Creating an entire world seems like such a formidable challenge. For one thing, you have to be a master of continuity; because you have to remember everything you created to make sure it’s consistent.
Absolutely, and that was a challenge, because I had to remember what sort of things Vega had discovered along the way, what sort of power she might have been granted. I didn’t want to go too far in that regard, because that will be in other books. But since I created it, I had to make sure it was consistent throughout. And when you’re creating a fantastical world, you also want to give readers a touchstone that seems a little more familiar. That’s why some names are really weird. Thansius I took that from a Catholic bishop in 300 A.D., and Morrigone is the Roman goddess of magic and war. But some of the other characters have more normal names, which allows the reader to say ‘Okay, I get the stuff that’s really out there, but I’ve also got this touchstone of things that are really familiar.’ They ride around in carriages, nobody is flying through the sky on dragons right away, there’s a place Vega goes to shop, and a place to eat; but there’s also Stacks, which might have been a castle and has secret rooms. You throw them way out into outer space and they have these amazing adventures, but then you bring them back down to Earth and she does some normal things.
In biblical terms, Wormwood can be interpreted as meaning cursed. Is that a valid connection?
Very much so. Cursed. Bitter. Wormwood was this star that was supposed to have struck and wiped out a third of the animals and half the population; and there’s the wormwood plant, known as mugwort, that has a very bitter taste. I just flipped that around and made it Wugmort instead of mugwort. So cursed and bitter, absolutely.
Creating monsters must be particularly fun.
It really is. Some of them are grounded in real mythology. Garms and freks and amarocs are variations of mythology. The jabbit is based on Persian mythology, a large serpent, though it’s not multi-headed, I made that my own. It’s called the dabbet, and I just thought jabbit was such a better name, because that’s what snakes do, they jab you. It was just a blast…. But I didn’t just create creatures willy-nilly with no reason, all of them had to have a reason for being in there, and some of them had to have multiple reasons for being in there. The jabbits are one example of that; they are in there for a very particular reason. It was a lot of fun.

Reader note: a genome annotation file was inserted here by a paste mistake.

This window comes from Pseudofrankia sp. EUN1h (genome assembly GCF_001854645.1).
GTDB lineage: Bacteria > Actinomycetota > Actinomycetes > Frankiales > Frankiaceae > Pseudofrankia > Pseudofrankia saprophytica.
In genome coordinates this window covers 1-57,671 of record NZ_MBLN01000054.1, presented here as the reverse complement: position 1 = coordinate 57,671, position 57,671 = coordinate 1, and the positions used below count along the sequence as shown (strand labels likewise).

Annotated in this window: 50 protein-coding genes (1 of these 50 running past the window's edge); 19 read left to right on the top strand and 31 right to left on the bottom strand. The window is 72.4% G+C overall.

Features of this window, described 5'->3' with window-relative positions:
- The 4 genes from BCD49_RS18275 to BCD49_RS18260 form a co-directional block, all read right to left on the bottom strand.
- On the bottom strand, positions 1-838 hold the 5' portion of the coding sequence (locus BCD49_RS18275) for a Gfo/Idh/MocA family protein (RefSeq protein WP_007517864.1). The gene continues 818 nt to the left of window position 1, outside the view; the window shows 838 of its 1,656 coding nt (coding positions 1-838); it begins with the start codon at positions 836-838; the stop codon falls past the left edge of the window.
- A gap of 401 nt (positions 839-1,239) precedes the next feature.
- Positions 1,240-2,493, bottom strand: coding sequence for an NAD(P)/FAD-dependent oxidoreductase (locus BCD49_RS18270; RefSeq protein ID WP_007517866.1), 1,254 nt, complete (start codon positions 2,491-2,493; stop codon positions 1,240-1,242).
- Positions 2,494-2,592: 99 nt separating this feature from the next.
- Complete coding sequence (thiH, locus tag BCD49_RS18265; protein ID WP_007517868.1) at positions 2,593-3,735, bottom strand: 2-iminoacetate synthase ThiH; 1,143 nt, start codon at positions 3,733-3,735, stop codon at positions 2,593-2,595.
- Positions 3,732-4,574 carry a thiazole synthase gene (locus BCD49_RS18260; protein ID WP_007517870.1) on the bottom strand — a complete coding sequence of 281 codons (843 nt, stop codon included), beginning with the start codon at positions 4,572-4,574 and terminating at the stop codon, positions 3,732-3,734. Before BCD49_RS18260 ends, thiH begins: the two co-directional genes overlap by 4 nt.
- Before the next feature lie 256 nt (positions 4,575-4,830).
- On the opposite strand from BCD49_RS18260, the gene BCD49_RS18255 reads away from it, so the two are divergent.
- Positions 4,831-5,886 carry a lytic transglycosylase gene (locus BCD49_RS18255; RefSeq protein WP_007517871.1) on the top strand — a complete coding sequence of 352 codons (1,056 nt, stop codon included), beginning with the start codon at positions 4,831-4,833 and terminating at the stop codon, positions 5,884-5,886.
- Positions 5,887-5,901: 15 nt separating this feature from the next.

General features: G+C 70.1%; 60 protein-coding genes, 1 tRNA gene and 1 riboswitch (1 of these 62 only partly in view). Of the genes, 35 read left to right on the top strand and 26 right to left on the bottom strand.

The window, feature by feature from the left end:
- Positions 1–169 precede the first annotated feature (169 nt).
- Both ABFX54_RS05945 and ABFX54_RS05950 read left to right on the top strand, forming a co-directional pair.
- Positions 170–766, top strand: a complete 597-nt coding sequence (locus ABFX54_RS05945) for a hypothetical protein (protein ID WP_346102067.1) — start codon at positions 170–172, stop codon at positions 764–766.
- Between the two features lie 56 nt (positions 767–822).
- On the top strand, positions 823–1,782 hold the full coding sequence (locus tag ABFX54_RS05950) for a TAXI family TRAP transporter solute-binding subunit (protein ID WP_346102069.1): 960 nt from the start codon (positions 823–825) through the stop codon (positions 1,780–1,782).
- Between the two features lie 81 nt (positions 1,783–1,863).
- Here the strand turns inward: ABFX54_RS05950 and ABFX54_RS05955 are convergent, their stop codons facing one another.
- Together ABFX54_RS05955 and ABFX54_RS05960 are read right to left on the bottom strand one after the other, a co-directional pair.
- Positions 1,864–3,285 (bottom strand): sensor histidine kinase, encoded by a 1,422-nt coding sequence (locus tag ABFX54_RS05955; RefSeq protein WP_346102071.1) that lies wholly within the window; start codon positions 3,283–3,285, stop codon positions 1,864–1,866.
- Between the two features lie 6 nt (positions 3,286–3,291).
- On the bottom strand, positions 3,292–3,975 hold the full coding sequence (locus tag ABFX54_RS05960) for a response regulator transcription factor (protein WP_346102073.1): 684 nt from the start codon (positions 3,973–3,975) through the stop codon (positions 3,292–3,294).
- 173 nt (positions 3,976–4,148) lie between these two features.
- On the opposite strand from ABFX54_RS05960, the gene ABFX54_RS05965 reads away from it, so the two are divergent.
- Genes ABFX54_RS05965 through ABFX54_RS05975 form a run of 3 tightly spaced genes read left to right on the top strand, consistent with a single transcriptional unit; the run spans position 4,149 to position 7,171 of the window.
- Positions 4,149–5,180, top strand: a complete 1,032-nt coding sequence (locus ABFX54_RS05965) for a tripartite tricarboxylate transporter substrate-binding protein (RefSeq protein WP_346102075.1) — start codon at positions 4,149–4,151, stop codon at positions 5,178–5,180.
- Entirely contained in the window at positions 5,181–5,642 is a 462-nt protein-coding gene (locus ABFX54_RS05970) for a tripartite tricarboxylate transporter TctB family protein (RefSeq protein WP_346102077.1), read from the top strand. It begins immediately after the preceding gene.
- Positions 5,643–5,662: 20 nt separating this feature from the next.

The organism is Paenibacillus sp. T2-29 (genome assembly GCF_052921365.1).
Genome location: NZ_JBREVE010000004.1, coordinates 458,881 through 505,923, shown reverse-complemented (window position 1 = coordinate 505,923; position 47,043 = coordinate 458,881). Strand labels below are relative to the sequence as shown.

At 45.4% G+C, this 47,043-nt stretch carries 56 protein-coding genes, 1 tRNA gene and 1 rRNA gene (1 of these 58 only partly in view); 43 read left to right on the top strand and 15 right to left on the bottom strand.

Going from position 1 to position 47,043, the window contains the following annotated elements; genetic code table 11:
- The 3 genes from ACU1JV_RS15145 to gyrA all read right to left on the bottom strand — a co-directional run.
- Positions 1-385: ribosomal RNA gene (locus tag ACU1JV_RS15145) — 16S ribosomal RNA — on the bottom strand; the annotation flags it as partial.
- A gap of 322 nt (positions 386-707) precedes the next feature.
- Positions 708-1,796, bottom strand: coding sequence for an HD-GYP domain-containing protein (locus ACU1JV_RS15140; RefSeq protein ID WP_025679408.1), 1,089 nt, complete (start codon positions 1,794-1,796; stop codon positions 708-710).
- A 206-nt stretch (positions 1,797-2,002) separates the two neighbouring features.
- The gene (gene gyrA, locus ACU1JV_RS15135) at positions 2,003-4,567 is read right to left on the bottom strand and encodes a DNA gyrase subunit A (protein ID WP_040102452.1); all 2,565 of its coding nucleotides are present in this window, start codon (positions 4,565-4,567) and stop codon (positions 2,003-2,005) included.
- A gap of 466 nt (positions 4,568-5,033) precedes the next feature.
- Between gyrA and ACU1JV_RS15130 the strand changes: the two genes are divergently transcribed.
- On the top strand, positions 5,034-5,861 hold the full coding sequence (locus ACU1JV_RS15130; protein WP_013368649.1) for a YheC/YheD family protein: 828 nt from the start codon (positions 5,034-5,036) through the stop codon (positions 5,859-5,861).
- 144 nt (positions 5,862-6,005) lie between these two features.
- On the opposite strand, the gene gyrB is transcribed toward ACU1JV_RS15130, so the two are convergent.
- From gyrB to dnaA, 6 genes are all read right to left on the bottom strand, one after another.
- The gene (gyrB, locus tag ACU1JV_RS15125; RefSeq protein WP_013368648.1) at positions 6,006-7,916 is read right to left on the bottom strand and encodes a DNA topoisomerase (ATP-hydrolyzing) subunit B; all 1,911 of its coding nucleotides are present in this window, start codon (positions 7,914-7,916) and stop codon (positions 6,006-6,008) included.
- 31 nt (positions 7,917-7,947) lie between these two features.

This really is an amazing story of female empowerment.
In the way [Wormwood] society is set up, it’s no surprise that it’s a male dominated society as, historically, lots of societies were. Females were very much second-class citizens. And Wormwood is no exception. I really wanted this. I have a daughter, she’s grown now, she’s in college, she’s very independent, very strong, and she’s very secure and confident in herself. And I grew up with women like that. My mother was like that, my sister is like that and my wife is like that. So I’d never write about damsels in distress because I’ve never met any. I’m a big student of history, I was a poli-sci major in college, but I minored in history and was very well versed in early societies, [understanding] what women had to go through and the potential that was lost for so many of them because they didn’t have the opportunity. My mother grew up in a time period where she had the abilities to go to medical school, for instance, but the opportunities were never there. Those thoughts have never left me; so in writing this I wanted to show that regardless of gender and background, people are people and everybody has potential, and if they have the opportunity to exercise and realize that potential, everybody is better off for it. It was absolutely one of my objectives with this book to show that as strongly as I could.
The ending is pretty wide open, so it seems safe to assume there will be more of Vega Jane.
I know this is going to be series, [though] I don’t know the exact number at this point. It was very important for future books that I needed the readers to really be incredibly grounded and well versed in Wormwood and what Wormwood was all about. [It] will be significant later on, because what goes around comes around!
The Wish You Well Foundation you cofounded with your wife is truly remarkable. What specific advice would you give parents to encourage their kids to become lifelong fans of reading?
Kids, particularly early on in life, emulate their parents. I have a lot of parents come up to me and say, ‘I can’t get my kids to read, they’re either on the computer or playing video games.’ I always ask them the same first question: ‘Do you read?’ And they say, ‘I try to, but I’m busy. I get home and grab some dinner then, and then I have to get on the computer and check my emails.’ And I say, ‘Well if you’re on the computer, the kids are going to be on their computers too, because they look and see what you do.’ I would say, first, read. Then read with your kids from an early age. Fill your house with books if you can. If you can’t, take your kids to the library. My parents took us to the library every weekend. Every Saturday was our ritual. We went there and checked out as many books as we possibly could, took them home, read them the whole week, and then went back the next week; and libraries are free. It’s a fact that kids from more affluent households, by the time they’re age four of five, have heard like 49 million words that their parents have uttered. Kids from less affluent backgrounds, by the time they’re four, have heard less than half that number. And once you’re in that deep of a hole, it’s really hard to get out. So I would say, fill your home with books, read so your kids can see that you’re reading, and read with your kids. When my kids were little, we would have this little game that we would read a book and I’d ask them how the ending was, if they liked the ending or didn’t. And I would say, ‘Well, write another ending. Tell me another ending to it you think is a better one.’ Once you get kids involved in the actual aspects of storytelling, it’s amazing how energized they get, because all kids are creative, it’s just a natural thing.
The Finisher releases March 4, 2014.